What Teens Need to Know About Credit

Don't bog kids down with details. You'll make a more lasting impression if you start by teaching these six essentials.

When it comes to teaching young people about credit, there's no shortage of ideas on what to tell them.

In its DVD College Credit for Life, the National Foundation for Credit Counseling encourages students to shop for a card based on annual percentage rate, length of the grace period and how the balance is calculated.

The JumpStart Coalition suggests that you let your tweens and teens examine your credit report, and that you and your kids read the terms and conditions on a credit-card statement.

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That's all great stuff, especially for young adults who are actually applying for credit cards. But you don't want to inundate tweens and high school students with so many details that their eyes glaze over. To make a lasting impression, focus on the big picture and the basics.

For instance, let kids know that people who use credit cards spend more compared with those who use cash or checks. One study found that customers at fast-food restaurants spend 50% more when they pay with plastic rather than cash, says Baylor University marketing professor James A. Roberts, who studies credit usage.

Other things that adults understand but kids often don't:

  • Credit cards are not free money. By definition they're "credit" cards, meaning that when you use them you're borrowing money from the issuer.
  • The card issuer charges interest. Kids know that banks pay interest on savings accounts, but they're not always aware that banks charge interest -- at a much higher rate -- when you take out a loan.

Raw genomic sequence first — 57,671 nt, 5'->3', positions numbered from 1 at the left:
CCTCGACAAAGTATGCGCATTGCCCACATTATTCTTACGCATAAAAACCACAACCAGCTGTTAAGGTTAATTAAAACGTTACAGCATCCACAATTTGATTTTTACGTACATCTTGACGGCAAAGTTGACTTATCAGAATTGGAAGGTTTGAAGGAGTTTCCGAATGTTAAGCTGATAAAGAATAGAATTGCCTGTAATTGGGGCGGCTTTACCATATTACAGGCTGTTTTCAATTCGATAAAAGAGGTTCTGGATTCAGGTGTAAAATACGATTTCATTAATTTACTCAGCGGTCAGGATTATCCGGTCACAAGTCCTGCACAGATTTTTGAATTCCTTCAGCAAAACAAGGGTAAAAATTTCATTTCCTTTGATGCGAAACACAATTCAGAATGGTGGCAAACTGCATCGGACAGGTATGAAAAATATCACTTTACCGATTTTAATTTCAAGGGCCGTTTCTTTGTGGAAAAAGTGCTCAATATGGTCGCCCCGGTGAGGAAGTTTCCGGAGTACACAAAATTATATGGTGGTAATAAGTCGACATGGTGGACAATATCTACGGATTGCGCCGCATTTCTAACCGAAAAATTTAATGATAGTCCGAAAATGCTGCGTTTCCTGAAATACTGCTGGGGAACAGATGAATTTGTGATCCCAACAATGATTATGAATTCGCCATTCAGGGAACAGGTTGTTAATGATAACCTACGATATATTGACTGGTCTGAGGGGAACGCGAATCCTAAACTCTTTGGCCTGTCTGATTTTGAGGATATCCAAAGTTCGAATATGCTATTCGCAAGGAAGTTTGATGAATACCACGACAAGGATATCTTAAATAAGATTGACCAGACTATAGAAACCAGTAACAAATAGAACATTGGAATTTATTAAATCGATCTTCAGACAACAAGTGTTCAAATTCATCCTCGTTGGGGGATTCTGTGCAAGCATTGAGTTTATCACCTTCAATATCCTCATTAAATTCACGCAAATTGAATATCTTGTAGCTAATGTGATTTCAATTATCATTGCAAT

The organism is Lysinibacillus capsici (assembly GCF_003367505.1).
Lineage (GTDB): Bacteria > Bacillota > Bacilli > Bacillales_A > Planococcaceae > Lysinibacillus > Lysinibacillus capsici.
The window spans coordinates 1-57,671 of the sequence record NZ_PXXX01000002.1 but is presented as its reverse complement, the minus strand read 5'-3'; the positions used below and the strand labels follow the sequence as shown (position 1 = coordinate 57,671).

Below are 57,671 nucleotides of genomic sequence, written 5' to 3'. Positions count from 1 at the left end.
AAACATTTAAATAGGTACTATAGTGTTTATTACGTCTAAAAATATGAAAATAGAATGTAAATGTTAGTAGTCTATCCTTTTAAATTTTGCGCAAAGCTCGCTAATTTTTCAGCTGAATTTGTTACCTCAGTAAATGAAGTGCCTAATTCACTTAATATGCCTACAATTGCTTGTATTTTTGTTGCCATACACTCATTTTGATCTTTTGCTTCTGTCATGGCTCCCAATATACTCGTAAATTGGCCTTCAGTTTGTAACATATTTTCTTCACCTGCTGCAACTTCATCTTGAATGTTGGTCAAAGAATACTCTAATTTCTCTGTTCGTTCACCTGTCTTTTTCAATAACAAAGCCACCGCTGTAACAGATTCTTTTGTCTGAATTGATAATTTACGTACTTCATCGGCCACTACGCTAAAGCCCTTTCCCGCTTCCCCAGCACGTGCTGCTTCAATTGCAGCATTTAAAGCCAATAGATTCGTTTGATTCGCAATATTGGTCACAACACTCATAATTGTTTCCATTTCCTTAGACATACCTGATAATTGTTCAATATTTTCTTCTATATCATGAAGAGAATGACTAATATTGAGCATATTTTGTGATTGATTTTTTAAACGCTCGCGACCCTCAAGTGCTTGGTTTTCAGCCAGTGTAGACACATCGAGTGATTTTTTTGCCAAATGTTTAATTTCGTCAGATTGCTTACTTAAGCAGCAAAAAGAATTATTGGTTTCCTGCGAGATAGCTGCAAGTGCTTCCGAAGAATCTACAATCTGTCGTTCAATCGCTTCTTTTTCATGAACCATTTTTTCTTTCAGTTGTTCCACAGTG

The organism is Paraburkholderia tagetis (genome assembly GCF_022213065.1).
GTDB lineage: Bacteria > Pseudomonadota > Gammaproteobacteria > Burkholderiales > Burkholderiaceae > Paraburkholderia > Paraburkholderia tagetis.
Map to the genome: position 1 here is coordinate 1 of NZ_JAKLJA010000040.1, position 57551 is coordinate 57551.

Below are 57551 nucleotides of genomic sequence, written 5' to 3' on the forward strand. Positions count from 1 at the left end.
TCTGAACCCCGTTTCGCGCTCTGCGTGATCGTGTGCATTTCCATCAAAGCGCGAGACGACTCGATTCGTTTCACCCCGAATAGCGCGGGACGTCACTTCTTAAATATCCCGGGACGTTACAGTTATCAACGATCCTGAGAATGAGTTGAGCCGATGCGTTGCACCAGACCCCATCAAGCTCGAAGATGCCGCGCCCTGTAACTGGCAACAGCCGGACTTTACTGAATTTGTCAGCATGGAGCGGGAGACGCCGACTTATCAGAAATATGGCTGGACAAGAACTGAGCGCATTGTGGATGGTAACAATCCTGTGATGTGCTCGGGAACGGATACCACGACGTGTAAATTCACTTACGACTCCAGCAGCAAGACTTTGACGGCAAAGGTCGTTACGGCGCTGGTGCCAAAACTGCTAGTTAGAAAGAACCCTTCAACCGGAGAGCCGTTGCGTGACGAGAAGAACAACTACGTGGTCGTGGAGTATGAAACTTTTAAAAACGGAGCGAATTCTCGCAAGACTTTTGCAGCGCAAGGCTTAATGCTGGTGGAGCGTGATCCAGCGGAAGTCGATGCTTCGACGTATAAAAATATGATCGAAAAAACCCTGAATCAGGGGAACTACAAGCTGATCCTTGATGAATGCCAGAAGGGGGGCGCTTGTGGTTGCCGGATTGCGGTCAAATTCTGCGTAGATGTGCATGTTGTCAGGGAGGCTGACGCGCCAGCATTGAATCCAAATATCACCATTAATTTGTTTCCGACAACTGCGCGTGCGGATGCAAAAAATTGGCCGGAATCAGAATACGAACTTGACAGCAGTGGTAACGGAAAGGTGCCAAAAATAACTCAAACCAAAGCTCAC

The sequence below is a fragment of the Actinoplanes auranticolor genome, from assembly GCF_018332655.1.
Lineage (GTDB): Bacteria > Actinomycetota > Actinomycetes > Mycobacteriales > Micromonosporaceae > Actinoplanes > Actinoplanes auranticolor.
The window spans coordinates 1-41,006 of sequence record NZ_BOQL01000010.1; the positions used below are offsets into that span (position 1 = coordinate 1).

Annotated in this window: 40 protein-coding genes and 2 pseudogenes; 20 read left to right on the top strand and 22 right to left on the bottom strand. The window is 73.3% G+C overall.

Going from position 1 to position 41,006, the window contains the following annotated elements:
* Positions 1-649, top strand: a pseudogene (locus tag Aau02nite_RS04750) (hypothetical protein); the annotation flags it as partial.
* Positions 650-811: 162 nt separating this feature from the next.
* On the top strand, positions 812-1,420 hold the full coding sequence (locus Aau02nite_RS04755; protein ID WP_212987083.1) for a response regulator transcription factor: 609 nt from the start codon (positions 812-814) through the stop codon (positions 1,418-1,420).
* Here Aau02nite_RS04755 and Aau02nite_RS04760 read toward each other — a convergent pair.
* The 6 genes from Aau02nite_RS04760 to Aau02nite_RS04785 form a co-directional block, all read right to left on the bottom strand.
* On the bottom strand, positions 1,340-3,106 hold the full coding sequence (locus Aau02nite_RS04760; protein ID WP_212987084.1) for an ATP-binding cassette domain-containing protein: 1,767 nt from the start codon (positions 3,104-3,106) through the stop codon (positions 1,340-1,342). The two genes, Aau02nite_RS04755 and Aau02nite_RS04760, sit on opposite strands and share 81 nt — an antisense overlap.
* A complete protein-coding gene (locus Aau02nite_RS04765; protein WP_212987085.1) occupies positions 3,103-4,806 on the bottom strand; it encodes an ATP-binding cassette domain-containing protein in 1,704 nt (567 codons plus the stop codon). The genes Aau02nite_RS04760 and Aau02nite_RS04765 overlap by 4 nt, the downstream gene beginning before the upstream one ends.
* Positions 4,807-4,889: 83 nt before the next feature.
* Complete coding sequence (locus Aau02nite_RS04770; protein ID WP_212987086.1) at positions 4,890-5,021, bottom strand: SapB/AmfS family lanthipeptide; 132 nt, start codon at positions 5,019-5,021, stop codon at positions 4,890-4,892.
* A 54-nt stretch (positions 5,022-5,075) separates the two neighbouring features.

• Don't max out your credit. Young people are more likely than older adults to charge up to their credit limit. But to get a top credit score, it's best to hold your charges to 25% of your credit limit, or even less.
  • Pay your bills on time. Credit issuers are watching how you handle your cards, and paying late is the worst black mark on your record. (Learn more about what impacts your credit history (opens in new tab).)
  • Blots on your credit record can affect your ability to get a job, rent an apartment, buy a car or get a cell phone. See Why Your Credit Score Matters (opens in new tab) for more info.
  • Pay your bill in full each month, if you can, and always pay more than the minimum. Use our online calculator (opens in new tab) to show kids that, for example, if you pay $50 a month on a $2,000 balance at 18%, it will take more than five years to pay off the debt. Pay less than $30 a month and you'll never be out of debt.

Mom and Dad, share your personal experiences with your kids. They'll love to hear how you screwed up and then made things right. If you're still in credit trouble, take the opportunity to clean up your act. See Don't Let Debt Get You Down for help.

LAST WEEK: Best Time for First Credit Card (opens in new tab)

Janet Bodnar
Editor-at-Large, Kiplinger's Personal Finance
Janet Bodnar is editor-at-large of Kiplinger's Personal Finance, a position she assumed after retiring as editor of the magazine after eight years at the helm. While editor, Bodnar was honored by Folio as one of its Top Women in Media. She is a nationally recognized expert on the subjects of women and money, children's and family finances, and financial literacy. She is the author of two books, Money Smart Women and Raising Money Smart Kids. As editor-at-large, she writes two popular columns for Kiplinger, "Money Smart Women" and "Living in Retirement." Bodnar is a graduate of St. Bonaventure University and is a member of its Board of Trustees. She received her master's degree from Columbia University, where she was also a Knight-Bagehot Fellow in Business and Economics Journalism.